Apologists for Christianity argue that an alleged Jesus Christ began the Christian church when he commissioned a man named Peter [sic] to control the keys to his kingdom (Matt 16:18). While this requires further discussion, it is imperative at this time to debunk the idea that literalists put forth about Jesus creating a church (ekklesia in the ancient Greek meant an assembly not a church). The Emperor Constantine (lived from 274 to 337) in the fourth century CE was tired of the bloodshed and wars led by bishops of rival factions each known as “Christian” (modern transliteration) but not of the same ideology.
Constantine, who was never a Christian (that is a legend created in 397 CE) was worried about the dispute between Arianism and other factions (Arianism was the most popular version but was opposed by various old men who would not accept the rubrics of this practical faith but preferred to incorporate Mithraism and pantheons of gods [led by the quite unholy bishops of Hippo in Africa] as saints instead). Arianism was the belief that Jesus was a created being. The famous phrase they were disputing was, “There was when He was not.” This was in reference to Jesus and was declared heretical by the council and thus resulted in the following words about Christ in the Nicene Creed, “God from true God…from the Father…not made”. It was determined by the council that Christ was homoousia (meaning, one substance with the Father) that led to an intense bloodshed even among the bishops. The Arian document was torn to shreds in the sight of everyone present at the council (see Elwell, Evangelical Dictionary of Theology). Constantine (and the Council of Nicaea, for that matter) had virtually nothing to do with the forming of the canon. It was not even discussed at Nicaea. The Council of Nicaea affirmed the deity of Jesus Christ and established an official definition of the Trinity based on the earlier Trinity of ancient pagan Mycenae (c. 1500-1400; cf. National Museum, Athens) transmogrifying the three goddesses into the deity of The Father, Son, and Holy Spirit under one Godhead, having three co-equal and co-eternal Persona (an idea even older, dating before the rise of Akkadia). The word “Trinity” does not appear in any ancient “christian” scroll nor any early bible through the Reformation.
It was Constantine who called the Council of Nicaea. Not the bishops. He recognized that a schism in the Christian church would be just one more destabilizing factor in his empire, and he moved to solve the problem. While he had encouragement from men like Hosius, bishop of Cordova, and Eusebius of Caesarea, Constantine was the one who officially called for and presided over the council and selected statements that would ensure harmony in his empire (See Philip Schaff’s comments in his History of the Christian Church (Grand Rapids: Eerdmans, 1985), 3:335; Latin translations about this Council are bad at best).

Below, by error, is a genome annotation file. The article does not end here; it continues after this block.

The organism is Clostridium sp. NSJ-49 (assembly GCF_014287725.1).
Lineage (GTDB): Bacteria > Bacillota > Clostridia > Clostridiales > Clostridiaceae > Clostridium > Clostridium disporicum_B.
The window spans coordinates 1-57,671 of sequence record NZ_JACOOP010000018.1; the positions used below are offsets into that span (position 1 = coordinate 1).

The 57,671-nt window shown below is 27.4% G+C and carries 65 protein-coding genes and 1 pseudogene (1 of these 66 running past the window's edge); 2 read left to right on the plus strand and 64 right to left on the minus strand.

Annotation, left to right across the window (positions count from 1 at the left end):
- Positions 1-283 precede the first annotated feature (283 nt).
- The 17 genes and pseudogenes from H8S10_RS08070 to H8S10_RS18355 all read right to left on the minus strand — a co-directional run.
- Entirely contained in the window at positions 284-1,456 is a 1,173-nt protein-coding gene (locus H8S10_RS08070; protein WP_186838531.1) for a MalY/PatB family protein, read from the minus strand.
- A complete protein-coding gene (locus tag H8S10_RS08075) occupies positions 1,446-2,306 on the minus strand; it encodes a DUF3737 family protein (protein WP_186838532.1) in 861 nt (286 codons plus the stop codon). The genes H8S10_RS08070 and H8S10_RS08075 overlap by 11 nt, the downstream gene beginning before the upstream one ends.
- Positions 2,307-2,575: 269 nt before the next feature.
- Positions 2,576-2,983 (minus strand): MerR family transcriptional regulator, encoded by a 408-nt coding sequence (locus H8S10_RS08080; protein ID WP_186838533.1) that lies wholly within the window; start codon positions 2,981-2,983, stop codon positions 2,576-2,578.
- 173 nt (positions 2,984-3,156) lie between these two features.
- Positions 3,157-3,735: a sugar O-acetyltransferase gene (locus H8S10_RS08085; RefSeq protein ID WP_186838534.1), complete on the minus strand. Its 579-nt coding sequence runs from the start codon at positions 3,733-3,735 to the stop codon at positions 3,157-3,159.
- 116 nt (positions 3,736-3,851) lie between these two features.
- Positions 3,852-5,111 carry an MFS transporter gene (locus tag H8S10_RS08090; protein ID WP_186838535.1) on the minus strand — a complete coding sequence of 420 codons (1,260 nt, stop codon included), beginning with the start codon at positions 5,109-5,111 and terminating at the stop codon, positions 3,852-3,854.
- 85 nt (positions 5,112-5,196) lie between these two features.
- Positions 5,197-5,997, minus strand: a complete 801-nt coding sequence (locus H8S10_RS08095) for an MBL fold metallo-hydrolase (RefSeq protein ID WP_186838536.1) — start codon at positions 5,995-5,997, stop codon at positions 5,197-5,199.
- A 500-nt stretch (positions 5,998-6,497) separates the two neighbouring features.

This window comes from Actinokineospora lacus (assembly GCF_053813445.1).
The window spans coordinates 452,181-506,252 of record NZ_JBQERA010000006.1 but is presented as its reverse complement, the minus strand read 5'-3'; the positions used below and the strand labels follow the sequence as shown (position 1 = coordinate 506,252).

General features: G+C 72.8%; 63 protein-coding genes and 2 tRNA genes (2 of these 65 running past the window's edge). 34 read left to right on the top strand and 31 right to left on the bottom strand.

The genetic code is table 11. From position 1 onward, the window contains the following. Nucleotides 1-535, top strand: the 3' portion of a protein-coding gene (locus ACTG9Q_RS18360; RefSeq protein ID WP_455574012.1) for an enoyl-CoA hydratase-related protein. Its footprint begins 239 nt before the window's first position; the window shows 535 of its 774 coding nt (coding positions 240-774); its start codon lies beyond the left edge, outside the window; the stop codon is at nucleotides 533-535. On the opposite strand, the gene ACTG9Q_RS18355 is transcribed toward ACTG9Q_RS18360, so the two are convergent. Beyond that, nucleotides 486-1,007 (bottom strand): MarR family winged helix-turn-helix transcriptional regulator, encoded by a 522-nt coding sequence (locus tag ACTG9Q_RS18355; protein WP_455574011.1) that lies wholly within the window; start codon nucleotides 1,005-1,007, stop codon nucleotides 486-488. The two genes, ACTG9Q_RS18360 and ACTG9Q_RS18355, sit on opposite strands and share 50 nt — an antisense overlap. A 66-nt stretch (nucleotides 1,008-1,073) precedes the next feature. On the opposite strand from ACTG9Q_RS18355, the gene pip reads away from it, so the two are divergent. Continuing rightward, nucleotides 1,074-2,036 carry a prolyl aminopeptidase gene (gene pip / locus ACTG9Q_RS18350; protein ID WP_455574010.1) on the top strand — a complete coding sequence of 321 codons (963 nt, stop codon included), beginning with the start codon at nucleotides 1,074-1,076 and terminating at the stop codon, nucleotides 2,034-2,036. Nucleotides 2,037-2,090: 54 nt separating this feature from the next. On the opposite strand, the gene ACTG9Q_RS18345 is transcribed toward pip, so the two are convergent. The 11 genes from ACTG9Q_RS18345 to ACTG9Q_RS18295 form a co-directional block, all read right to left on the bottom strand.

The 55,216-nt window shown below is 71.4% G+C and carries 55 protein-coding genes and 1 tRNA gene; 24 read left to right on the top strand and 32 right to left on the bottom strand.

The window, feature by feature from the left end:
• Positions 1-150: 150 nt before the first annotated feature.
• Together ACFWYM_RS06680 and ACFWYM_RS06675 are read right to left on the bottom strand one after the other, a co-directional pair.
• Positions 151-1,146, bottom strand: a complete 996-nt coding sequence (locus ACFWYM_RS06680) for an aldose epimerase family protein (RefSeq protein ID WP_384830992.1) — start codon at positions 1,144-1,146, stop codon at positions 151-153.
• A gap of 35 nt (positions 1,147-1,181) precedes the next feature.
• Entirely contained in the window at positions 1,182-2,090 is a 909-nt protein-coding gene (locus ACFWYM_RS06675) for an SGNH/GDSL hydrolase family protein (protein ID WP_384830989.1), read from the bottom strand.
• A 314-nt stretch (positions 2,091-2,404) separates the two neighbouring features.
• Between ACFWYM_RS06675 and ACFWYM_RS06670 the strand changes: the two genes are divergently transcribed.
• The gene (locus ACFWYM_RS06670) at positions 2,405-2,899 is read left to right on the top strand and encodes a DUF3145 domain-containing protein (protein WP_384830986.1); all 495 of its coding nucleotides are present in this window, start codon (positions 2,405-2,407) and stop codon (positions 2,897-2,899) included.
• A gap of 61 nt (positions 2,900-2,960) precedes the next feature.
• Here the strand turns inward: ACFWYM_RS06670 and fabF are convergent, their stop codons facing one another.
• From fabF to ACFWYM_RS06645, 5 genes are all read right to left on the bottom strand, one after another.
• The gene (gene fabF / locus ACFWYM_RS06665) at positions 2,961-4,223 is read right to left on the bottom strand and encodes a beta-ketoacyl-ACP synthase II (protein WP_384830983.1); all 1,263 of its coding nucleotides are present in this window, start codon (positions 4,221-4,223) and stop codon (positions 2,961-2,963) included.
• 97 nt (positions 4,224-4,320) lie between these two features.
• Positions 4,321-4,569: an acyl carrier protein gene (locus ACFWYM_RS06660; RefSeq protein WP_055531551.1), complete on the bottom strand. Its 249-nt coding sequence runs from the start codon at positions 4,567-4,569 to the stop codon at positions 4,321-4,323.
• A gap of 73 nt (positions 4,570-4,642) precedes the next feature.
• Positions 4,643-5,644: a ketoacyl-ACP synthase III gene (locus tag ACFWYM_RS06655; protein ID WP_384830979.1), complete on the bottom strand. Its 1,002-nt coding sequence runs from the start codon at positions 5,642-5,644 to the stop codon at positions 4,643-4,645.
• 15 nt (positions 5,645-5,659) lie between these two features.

The Council of Nicaea was never popular with anyone. During the course of the decades following Nicaea, Athanasius, who had become bishop of Alexandria shortly after the council and supported the heretical view that Jesus was co-equal with the Father, was removed from his see five times, once by force of 5,000 soldiers coming in the front door while he escaped out the back! Hosius, now nearly 100 years old, was likewise forced by imperial threats to compromise and give place to Arian ideas, which were supported by Constantine and his successors. At the end of the sixth decade of the century, it looked as if Nicaea would be defeated. Jerome would later describe this moment in history as the time when “the whole world groaned and was astonished [sic] to find itself Arian.” See: Jerome, Adversus Luciferianos, 19, Nicene and Post Nicene Fathers, Series II, 6:329.
The bishop of Rome never attended the council. He sent two representatives, and few bishops recognized Rome as superior, primary, or titular. Constantinople was hailed as the “First Seat” of the emerging church especially when it came to arguments over language (Greek words like “essence” (ousia), “substance” (hypostasis), “nature” (physis), “person” (prosopon) bore a variety of meanings drawn from pre-Christian philosophers. Weak in linguistic skills (common in any culture that is attempting to learn a non-native language) entailed misunderstandings until they were cleared up. The word homoousia, in particular, was initially disliked by many bishops because of its associations with Gnostic heretics (who rightfully used it in their theology which antedated most of what would become official church sanctioned ontology and theology), and because it had been condemned at the 264–268 Synods of Antioch–the primary seat of authority). See: Theodoret, General Council of Nicæa Book 1 Chapter 6 of his Ecclesiastical History; The Epistle of the Emperor Constantine, concerning the matters transacted at the Council, addressed to those Bishops who were not present Book 1 Chapter 9 of his Ecclesiastical History, a 5th century source.
All “Christians” called themselves “Catholic” meaning a universal accepting of the biblical Jesus–very few recognized Rome save for the messengers and deputies sent out by Rome in quest of wrestling the authority of the other bishops away from the Emperor who lived in the East. See: Sozomen, Of the Council convened at Nicæa on Account of Arius Book 1 Chapter 17 of his Ecclesiastical History, a 5th century source but an apologetic which would leave the womanizing “Saint” Augustine of Hippo in their debt after his conversation with Ambrose of Milan at the scolding of his mother Helen whom Augustine would raise to the altar as a saint over the protests of most bishops and priests who noted that Augustine was never a holy man but continued many of his pagan practices even once he installed himself into the See of Hippo.